The North London Heat and Power Project (NLHPP) will replace the existing ‘Energy from Waste’ plant at Edmonton with the ‘greenest’ such facility in the country. However, two foul water sewers were located where foundations for the new facility were proposed.
Negotiating a Foul Water Sewer Bottleneck
North London Waste Authority (NLWA) and, OTB’s client, Barhale Ltd, needed to negotiate the bottleneck caused by these sewers, keeping them fully operational while new shafts were constructed. Until the old sewers could be removed, it would be impossible for other key works to progress.
That is where OTB Engineering’s expertise came into play.
OTB identified the opportunity to design a pioneering tunnel drive shaft solution by launching two pipe jacks simultaneously from a single shaft. Technical challenges have historically discouraged attempts at such an engineering feat but OTB helped identify an approach which ultimately enabled Barhale Ltd to deliver time, cost and environmental benefits to their customer.
The core challenge was to construct the main shaft with a live sewer running through its middle, severely constraining working space. Additionally, the temporary works needed to be designed to minimise the thrust force of the pipe-jacking on the shaft and on the live sewer.
Two 15 tonne Iseki 1200 Tunnel Boring Machines (TBMs) were used. The proximity of the live sewer, and the risks associated with causing damage to it, meant the TBMs required constant monitoring. Because the new shafts had to be installed below the existing sewers, they had to be suspended above them for part of the project. Nonetheless, the pipe jack was completed successfully in just ten days – achieving several financial and environmental benefits for NLWA.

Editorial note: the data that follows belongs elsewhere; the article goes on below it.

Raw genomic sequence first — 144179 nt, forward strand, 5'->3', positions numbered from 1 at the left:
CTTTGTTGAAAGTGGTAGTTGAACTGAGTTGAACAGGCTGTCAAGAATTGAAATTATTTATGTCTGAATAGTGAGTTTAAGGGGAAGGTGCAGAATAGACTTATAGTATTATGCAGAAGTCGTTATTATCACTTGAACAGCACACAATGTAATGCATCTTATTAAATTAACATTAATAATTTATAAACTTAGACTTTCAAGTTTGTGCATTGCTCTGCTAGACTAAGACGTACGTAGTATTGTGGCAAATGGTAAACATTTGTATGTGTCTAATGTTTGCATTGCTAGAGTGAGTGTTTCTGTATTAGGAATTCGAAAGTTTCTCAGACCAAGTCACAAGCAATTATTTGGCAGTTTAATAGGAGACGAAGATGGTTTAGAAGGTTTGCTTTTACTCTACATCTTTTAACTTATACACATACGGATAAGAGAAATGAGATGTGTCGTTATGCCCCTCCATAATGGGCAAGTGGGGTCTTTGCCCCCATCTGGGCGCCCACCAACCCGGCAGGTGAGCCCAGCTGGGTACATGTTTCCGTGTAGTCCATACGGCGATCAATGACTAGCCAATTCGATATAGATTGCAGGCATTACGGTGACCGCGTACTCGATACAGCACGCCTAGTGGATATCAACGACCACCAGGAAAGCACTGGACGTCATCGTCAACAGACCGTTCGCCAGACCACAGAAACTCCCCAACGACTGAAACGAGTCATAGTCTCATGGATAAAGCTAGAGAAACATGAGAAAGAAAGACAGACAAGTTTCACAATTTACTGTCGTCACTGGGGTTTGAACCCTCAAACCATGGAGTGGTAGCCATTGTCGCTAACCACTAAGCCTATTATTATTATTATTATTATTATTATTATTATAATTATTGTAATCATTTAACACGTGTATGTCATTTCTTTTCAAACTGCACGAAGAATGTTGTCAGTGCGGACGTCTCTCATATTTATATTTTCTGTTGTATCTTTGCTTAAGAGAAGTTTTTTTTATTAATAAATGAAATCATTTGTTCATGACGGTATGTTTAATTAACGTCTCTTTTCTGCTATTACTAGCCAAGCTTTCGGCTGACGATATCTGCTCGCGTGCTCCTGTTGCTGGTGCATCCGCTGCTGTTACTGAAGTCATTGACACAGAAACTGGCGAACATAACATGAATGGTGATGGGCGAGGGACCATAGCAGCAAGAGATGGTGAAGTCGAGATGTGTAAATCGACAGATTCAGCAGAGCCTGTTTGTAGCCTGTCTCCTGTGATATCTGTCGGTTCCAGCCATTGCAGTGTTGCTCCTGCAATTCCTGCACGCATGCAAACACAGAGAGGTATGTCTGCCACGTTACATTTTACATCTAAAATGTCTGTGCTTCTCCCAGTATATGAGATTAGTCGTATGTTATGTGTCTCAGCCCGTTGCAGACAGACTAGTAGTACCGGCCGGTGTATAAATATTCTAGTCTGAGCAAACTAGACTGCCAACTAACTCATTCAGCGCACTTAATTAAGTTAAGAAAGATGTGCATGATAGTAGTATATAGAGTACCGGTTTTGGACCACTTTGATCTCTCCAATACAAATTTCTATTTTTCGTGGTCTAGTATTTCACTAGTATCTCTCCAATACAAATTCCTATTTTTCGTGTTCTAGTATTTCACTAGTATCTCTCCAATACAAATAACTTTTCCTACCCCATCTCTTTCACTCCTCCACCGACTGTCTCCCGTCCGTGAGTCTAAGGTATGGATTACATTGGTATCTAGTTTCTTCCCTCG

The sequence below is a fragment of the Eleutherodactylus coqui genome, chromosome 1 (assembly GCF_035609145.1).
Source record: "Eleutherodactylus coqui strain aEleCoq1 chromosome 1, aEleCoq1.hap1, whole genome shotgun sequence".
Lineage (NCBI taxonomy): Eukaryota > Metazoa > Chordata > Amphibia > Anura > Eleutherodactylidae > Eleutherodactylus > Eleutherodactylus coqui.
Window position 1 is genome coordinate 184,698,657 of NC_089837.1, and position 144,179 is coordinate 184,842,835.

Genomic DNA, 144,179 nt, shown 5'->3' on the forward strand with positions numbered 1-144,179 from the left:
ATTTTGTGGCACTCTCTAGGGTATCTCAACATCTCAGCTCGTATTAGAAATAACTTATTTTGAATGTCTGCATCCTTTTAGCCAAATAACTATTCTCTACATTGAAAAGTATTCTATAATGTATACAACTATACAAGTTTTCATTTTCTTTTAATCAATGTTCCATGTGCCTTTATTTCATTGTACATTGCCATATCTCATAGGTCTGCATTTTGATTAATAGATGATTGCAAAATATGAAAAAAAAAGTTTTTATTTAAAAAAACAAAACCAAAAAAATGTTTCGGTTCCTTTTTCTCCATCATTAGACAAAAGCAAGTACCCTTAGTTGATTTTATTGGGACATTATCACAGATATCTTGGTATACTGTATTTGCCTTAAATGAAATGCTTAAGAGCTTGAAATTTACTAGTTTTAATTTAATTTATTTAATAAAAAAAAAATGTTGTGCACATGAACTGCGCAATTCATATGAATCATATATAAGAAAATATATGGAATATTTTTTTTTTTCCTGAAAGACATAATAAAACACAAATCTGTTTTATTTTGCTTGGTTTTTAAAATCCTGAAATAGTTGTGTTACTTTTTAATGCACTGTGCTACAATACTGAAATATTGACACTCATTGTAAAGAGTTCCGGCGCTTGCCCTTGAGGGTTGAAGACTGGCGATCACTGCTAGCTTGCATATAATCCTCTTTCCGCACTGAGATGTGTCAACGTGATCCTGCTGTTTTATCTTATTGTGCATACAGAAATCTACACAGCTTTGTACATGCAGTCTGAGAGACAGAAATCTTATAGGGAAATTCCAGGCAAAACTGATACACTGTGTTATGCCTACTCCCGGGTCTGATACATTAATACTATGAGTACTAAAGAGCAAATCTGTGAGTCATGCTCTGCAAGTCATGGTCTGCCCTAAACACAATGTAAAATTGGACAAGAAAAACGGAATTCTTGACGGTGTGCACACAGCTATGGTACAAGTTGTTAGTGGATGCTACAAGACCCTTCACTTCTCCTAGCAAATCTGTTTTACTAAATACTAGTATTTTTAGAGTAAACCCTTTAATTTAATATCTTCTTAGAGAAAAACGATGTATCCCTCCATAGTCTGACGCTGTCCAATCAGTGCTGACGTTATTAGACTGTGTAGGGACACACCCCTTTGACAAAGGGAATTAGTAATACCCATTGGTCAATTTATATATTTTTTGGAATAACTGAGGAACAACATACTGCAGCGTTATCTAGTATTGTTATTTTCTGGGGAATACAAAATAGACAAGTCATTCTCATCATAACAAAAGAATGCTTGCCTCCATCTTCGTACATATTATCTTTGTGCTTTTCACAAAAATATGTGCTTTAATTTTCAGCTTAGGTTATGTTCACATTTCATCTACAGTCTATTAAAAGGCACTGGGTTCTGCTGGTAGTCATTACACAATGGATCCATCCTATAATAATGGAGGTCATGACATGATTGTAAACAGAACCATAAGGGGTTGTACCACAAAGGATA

Financial and Environmental Added-Value
Manpower requirements were reduced as the same team could manage tasks across the two pipe-jacking operations and items such as slurry and lubrication management were automated.
There were numerous carbon savings. Idle time for the shared equipment such as separation plant, crane, excavators, generators and pumps were reduced considerably. Diesel consumption was halved.
Modifications to the tunnelling equipment optimised equipment efficiency, reduced power demand and lowered carbon generation.
The amount of water used during the slurry recycling process was estimated to be between 50% and 60% less than if a conventional solution of consecutive pipe jacks had been used.
The programme bottleneck caused by the two foul water sewers was cleared ahead of schedule. The need to delay building whilst waiting for time-consuming sewer diversion work was avoided. In fact, NLWA was able to start subsequent works early on a programme which promises to deliver a climate-friendly, state-of-the-art, ultra-green waste energy and recycling plant for North London.
Innovation in Tunnel Construction
OTB delivered simplicity of design, value engineering, sequencing and certainty which resulted in time and cost savings for the customer and their contractor. That’s part of what we do. By demonstrating that a simultaneous pipe jack solution could be successfully implemented, OTB has also provided an innovative breakthrough for future application.
Technical Excellence and Winning Delivery
OTB Engineering is a dynamic and progressive civil engineering consultancy practice that specialises in tunnel, construction and geotechnical engineering and rail assurance. It is known for its consultative, collaborative, creative and agile approach. The team builds client relationships that last, based on technical excellence and winning delivery. They work on civil engineering’s biggest challenges: building core infrastructure and contributing to economic development nationally and internationally.